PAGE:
Christmas is here with all the decorating, gift-giving, and great food! We hope this season is wonderful for you and your family. Most of all we hope you and your loved ones are safe and healthy. Importantly, there are unique risks that accompany Christmas celebrations. In this blog, we identify common food items, toys, and decorations that are choking risks for children.
Common Choking Hazards
1. Children’s Toys
A highly anticipated part of most families’ Christmas celebrations is gifts under the Christmas tree. Unfortunately, some of Santa’s gifts may pose a choking hazard for young children. When your children make their Christmas lists, be sure to check them twice for the following:
- Small toys or pieces that can be swallowed
- Small pieces of toys that can be detached
- The recommended age for safe use of the toy
Legos, Hot Wheels, and marbles may be great gifts for children, but they also present a high risk of choking – if the toy isn’t age-appropriate. Double-check your children’s gifts to ensure that they stay safe this holiday season because sometimes even Santa makes mistakes!
Additionally, consider other children in the home. A toy that is age-appropriate for an older child will easily find its way into the hands of younger children, and toys in the hands of younger children usually make it into their mouths.
2. Christmas Decorations
Decorating can be a real treat during the holidays, but those with children should be wary of certain items. While toys are usually evaluated for choking hazards and are marked for age-appropriateness, decorations are not. Therefore, be thoughtful about the following:
- Christmas ornaments – Although ornaments make a Christmas tree beautiful, they can also present a choking hazard due to their brittle nature or size. A child can easily pluck a bauble from the tree, put it in their mouth, take a bite, and choke on the shards in an instant. If the ornament is small enough, they might even swallow it whole. Keep your smaller ornaments to the top of the tree to reduce the risk of your little ones choking.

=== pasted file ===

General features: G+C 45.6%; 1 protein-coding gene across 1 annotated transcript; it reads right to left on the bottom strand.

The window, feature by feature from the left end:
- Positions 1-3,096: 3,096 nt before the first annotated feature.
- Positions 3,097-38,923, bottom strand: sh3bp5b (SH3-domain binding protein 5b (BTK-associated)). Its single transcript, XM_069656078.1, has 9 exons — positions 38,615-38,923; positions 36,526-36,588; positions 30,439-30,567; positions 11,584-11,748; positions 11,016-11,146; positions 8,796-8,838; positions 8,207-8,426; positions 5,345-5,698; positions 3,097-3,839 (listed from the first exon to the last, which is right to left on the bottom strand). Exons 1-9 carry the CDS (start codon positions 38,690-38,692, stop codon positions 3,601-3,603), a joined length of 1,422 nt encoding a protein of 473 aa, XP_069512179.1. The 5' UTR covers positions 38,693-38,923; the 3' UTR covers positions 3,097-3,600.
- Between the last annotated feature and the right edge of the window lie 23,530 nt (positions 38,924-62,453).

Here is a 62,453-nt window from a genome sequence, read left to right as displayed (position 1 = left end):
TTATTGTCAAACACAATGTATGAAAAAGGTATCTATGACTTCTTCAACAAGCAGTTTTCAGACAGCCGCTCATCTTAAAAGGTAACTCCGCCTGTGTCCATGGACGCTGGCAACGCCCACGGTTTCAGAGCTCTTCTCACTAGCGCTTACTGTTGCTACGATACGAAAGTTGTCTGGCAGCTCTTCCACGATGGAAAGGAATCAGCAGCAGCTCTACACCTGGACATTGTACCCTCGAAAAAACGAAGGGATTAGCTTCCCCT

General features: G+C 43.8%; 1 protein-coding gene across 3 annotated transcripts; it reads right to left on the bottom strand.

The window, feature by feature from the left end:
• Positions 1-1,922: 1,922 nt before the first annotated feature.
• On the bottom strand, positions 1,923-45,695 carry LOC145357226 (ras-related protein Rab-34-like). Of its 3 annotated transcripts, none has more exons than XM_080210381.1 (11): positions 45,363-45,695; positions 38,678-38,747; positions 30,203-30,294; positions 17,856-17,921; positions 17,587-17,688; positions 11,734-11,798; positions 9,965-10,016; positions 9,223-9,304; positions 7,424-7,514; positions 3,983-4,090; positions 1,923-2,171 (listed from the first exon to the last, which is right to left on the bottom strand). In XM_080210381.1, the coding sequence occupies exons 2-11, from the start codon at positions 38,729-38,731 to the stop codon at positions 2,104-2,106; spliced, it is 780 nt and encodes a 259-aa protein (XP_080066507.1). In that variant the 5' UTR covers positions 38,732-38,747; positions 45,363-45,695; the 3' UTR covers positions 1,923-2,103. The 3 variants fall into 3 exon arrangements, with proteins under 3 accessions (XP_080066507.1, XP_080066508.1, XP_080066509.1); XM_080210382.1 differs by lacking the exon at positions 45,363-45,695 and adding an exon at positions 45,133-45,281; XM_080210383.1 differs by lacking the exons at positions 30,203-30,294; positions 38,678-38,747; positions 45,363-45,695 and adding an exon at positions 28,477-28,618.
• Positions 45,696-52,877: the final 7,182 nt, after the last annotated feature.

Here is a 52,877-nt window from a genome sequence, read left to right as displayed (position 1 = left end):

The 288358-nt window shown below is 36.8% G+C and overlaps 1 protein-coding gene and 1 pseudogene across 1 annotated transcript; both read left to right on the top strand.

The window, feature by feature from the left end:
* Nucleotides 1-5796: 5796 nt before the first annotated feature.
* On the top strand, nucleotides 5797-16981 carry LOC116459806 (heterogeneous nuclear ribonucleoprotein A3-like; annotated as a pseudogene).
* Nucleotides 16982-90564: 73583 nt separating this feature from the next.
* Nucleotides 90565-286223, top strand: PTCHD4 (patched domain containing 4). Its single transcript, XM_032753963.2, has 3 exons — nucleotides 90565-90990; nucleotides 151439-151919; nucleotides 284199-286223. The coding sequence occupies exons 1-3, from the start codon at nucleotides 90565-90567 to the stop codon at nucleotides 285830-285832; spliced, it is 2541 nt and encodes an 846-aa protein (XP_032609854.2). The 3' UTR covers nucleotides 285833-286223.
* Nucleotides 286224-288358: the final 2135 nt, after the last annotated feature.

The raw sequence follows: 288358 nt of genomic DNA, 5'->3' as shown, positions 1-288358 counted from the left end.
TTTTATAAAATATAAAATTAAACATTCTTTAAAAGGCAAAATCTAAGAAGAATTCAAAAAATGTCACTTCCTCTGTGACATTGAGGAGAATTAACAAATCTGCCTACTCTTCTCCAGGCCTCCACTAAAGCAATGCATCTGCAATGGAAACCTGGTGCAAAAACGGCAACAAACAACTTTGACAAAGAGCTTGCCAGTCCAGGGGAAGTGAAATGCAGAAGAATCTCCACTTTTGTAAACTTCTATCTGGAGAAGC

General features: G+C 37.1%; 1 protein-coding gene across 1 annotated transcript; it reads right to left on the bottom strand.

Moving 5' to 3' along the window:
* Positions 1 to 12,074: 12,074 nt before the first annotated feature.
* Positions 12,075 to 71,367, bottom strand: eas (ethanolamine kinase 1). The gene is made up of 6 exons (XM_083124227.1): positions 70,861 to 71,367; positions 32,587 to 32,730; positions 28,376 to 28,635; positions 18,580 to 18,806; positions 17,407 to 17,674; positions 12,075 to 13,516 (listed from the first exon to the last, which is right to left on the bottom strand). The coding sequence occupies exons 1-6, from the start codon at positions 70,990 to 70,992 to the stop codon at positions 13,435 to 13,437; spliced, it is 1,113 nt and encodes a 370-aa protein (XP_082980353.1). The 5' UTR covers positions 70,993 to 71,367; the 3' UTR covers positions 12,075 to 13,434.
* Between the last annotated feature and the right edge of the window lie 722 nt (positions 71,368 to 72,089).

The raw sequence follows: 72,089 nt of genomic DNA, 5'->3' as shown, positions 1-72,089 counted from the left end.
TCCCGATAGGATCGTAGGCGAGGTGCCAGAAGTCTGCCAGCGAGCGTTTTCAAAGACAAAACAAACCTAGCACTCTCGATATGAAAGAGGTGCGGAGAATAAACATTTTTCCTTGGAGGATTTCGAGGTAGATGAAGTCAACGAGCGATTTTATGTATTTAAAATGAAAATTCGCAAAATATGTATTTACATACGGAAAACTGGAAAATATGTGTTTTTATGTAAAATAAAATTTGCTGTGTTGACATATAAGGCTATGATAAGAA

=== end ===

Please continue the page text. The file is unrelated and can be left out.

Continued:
- Tinsel – Using tinsel can really liven up your Christmas decorations, but can also pose a choking risk. The small clusters of tinsel can easily be swallowed by young children. You may want to avoid tinsel for a few years, or use versions and techniques that reduce the risk of it being plucked from the tree.
Additionally, the thin strands of tinsel can become wrapped around babies’ fingers or wrists and can restrict blood flow. It’s best to keep infants and toddlers away from tinsel altogether.
- Other miscellaneous decorations – Ensure any other decorations you use throughout your home don’t pose a choking risk. This would include any item that is easily in reach of a small child and can be put in their mouth. These decorations may include a porcelain Christmas village set, spare lightbulbs for light strands or the strands themselves, or even the chocolates in your Advent calendar.
3. Holiday meals
If your family prepares a Christmas meal or other treats, take some time to ensure small children don’t have access to foods that present a choking hazard. Here are some food items to watch out for:
- Small candies
- Raw carrots or broccoli
- Small cookies
4. Batteries and magnets
It seems all toys these days are electronic or mechanical in some way. While fun, these can present particularly concerning hazards if ingested. Button (watch) style batteries and small magnets, if swallowed, can cause serious injury to the internal organs and might even require endoscopy or surgery to remove. Small batteries and magnetic objects should never be left in a location where small children can reach them.
Visiting CapRock Health for Help With Choking
The first step to help in choking is following the steps above to prevent it in the first place. However, if your child is choking, call 911 immediately and attempt to dislodge the object by performing choking first aid. Have questions or concerns about the choking event? Give us a call, and we’ll be happy to assist you.